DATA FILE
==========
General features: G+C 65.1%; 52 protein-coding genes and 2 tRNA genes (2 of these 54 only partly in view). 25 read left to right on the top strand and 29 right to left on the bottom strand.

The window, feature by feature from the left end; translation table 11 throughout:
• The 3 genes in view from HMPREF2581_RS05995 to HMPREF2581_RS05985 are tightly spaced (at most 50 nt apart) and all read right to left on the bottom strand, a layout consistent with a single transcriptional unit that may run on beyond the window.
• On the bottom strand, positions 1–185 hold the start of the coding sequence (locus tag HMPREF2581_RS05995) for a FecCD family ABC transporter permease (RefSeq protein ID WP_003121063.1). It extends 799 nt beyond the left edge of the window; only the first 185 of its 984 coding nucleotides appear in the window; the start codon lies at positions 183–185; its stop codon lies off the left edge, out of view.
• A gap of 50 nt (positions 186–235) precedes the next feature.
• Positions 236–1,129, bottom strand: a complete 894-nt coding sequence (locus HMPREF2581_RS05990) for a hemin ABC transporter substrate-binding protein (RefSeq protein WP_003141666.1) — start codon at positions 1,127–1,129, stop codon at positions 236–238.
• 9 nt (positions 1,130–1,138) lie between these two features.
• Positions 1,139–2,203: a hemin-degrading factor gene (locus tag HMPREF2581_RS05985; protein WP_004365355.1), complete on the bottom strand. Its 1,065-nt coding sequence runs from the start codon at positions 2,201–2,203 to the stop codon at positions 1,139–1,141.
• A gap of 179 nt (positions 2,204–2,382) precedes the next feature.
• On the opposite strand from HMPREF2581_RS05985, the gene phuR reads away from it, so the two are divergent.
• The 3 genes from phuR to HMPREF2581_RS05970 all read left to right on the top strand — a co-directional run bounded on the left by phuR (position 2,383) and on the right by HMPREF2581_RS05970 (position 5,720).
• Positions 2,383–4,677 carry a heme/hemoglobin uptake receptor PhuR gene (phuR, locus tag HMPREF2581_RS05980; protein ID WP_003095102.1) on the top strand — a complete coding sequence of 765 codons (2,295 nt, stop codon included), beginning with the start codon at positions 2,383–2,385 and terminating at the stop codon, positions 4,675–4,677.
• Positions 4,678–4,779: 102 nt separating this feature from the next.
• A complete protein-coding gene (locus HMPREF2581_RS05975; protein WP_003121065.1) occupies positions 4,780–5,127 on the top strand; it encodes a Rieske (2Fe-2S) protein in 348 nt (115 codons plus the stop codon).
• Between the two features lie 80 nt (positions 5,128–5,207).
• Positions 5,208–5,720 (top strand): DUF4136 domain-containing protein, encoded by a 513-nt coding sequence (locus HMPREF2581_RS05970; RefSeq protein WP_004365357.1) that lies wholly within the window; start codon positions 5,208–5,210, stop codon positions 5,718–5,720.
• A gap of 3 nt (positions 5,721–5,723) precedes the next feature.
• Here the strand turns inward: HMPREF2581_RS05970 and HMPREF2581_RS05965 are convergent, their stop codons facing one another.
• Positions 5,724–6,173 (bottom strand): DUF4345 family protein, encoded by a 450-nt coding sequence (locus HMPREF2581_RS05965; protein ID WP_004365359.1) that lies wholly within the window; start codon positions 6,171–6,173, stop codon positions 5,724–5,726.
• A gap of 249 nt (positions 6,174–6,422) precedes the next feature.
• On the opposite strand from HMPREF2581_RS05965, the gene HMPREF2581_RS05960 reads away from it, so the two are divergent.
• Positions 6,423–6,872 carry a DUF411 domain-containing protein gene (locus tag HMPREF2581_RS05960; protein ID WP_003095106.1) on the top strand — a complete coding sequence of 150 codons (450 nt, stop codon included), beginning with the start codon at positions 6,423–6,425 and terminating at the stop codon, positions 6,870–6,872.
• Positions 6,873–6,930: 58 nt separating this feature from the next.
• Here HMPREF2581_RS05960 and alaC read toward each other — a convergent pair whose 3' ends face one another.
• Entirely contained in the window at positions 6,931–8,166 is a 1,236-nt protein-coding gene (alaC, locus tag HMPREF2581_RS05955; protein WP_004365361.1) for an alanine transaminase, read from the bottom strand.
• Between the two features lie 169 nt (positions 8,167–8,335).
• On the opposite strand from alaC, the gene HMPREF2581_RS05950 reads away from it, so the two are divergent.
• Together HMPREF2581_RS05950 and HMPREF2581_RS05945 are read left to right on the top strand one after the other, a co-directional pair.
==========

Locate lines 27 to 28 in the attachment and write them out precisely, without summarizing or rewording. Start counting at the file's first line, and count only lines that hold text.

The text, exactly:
• On the opposite strand from alaC, the gene HMPREF2581_RS05950 reads away from it, so the two are divergent.
• Together HMPREF2581_RS05950 and HMPREF2581_RS05945 are read left to right on the top strand one after the other, a co-directional pair.